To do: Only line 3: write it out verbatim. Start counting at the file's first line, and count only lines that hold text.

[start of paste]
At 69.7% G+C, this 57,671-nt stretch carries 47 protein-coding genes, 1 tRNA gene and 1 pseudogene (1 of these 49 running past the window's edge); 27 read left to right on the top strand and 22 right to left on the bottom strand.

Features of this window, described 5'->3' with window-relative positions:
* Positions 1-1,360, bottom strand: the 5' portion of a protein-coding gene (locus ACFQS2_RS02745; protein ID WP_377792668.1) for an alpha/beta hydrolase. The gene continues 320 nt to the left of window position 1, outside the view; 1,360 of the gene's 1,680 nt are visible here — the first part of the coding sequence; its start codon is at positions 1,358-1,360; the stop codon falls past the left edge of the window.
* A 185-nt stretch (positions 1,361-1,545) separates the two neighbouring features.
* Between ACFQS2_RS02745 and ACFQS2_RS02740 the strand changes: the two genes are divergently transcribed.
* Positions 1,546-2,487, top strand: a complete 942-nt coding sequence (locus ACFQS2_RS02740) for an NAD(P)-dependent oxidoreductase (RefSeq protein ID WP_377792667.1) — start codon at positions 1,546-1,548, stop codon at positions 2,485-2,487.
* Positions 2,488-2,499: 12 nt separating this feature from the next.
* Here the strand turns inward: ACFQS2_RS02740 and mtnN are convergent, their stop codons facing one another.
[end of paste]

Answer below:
* Positions 1-1,360, bottom strand: the 5' portion of a protein-coding gene (locus ACFQS2_RS02745; protein ID WP_377792668.1) for an alpha/beta hydrolase. The gene continues 320 nt to the left of window position 1, outside the view; 1,360 of the gene's 1,680 nt are visible here — the first part of the coding sequence; its start codon is at positions 1,358-1,360; the stop codon falls past the left edge of the window.